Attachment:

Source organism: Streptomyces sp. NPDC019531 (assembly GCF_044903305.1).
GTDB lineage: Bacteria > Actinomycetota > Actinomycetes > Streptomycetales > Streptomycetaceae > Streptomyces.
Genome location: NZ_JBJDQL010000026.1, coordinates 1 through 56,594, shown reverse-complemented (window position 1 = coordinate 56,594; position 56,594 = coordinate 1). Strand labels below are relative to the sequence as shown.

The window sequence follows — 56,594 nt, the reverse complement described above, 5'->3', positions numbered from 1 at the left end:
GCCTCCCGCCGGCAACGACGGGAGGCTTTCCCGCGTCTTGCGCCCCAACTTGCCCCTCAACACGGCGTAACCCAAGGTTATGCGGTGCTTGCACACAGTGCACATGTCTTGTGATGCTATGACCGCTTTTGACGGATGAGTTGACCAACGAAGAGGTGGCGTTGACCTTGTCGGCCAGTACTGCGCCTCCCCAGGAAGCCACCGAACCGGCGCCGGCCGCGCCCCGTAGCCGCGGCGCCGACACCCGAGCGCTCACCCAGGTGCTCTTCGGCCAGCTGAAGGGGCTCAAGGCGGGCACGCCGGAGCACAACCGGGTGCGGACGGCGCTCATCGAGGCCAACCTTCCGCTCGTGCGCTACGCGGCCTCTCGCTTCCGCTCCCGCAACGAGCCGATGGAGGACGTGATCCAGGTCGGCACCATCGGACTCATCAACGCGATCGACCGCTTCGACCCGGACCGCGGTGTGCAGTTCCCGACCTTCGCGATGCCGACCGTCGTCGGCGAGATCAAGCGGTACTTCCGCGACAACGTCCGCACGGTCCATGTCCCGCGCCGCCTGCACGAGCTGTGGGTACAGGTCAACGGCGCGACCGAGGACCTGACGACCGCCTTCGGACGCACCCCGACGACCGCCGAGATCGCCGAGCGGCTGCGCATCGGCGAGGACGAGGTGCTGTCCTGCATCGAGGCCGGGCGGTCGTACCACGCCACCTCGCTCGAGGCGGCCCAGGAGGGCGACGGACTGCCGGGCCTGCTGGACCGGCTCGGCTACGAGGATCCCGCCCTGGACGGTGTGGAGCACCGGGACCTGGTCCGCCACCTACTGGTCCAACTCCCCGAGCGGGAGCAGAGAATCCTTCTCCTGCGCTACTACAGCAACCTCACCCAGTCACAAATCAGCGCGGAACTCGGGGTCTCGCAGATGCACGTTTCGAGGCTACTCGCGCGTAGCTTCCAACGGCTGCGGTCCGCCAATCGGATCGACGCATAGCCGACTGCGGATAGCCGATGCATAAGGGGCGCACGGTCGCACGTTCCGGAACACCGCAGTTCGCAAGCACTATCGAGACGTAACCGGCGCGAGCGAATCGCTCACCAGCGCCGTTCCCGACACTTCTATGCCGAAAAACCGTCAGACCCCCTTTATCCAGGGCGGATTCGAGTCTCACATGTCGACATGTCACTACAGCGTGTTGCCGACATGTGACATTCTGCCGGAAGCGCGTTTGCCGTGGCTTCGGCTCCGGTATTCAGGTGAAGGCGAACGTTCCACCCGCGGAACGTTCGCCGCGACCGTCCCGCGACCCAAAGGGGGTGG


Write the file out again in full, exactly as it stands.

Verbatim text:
Source organism: Streptomyces sp. NPDC019531 (assembly GCF_044903305.1).
GTDB lineage: Bacteria > Actinomycetota > Actinomycetes > Streptomycetales > Streptomycetaceae > Streptomyces.
Genome location: NZ_JBJDQL010000026.1, coordinates 1 through 56,594, shown reverse-complemented (window position 1 = coordinate 56,594; position 56,594 = coordinate 1). Strand labels below are relative to the sequence as shown.

The window sequence follows — 56,594 nt, the reverse complement described above, 5'->3', positions numbered from 1 at the left end:
GCCTCCCGCCGGCAACGACGGGAGGCTTTCCCGCGTCTTGCGCCCCAACTTGCCCCTCAACACGGCGTAACCCAAGGTTATGCGGTGCTTGCACACAGTGCACATGTCTTGTGATGCTATGACCGCTTTTGACGGATGAGTTGACCAACGAAGAGGTGGCGTTGACCTTGTCGGCCAGTACTGCGCCTCCCCAGGAAGCCACCGAACCGGCGCCGGCCGCGCCCCGTAGCCGCGGCGCCGACACCCGAGCGCTCACCCAGGTGCTCTTCGGCCAGCTGAAGGGGCTCAAGGCGGGCACGCCGGAGCACAACCGGGTGCGGACGGCGCTCATCGAGGCCAACCTTCCGCTCGTGCGCTACGCGGCCTCTCGCTTCCGCTCCCGCAACGAGCCGATGGAGGACGTGATCCAGGTCGGCACCATCGGACTCATCAACGCGATCGACCGCTTCGACCCGGACCGCGGTGTGCAGTTCCCGACCTTCGCGATGCCGACCGTCGTCGGCGAGATCAAGCGGTACTTCCGCGACAACGTCCGCACGGTCCATGTCCCGCGCCGCCTGCACGAGCTGTGGGTACAGGTCAACGGCGCGACCGAGGACCTGACGACCGCCTTCGGACGCACCCCGACGACCGCCGAGATCGCCGAGCGGCTGCGCATCGGCGAGGACGAGGTGCTGTCCTGCATCGAGGCCGGGCGGTCGTACCACGCCACCTCGCTCGAGGCGGCCCAGGAGGGCGACGGACTGCCGGGCCTGCTGGACCGGCTCGGCTACGAGGATCCCGCCCTGGACGGTGTGGAGCACCGGGACCTGGTCCGCCACCTACTGGTCCAACTCCCCGAGCGGGAGCAGAGAATCCTTCTCCTGCGCTACTACAGCAACCTCACCCAGTCACAAATCAGCGCGGAACTCGGGGTCTCGCAGATGCACGTTTCGAGGCTACTCGCGCGTAGCTTCCAACGGCTGCGGTCCGCCAATCGGATCGACGCATAGCCGACTGCGGATAGCCGATGCATAAGGGGCGCACGGTCGCACGTTCCGGAACACCGCAGTTCGCAAGCACTATCGAGACGTAACCGGCGCGAGCGAATCGCTCACCAGCGCCGTTCCCGACACTTCTATGCCGAAAAACCGTCAGACCCCCTTTATCCAGGGCGGATTCGAGTCTCACATGTCGACATGTCACTACAGCGTGTTGCCGACATGTGACATTCTGCCGGAAGCGCGTTTGCCGTGGCTTCGGCTCCGGTATTCAGGTGAAGGCGAACGTTCCACCCGCGGAACGTTCGCCGCGACCGTCCCGCGACCCAAAGGGGGTGG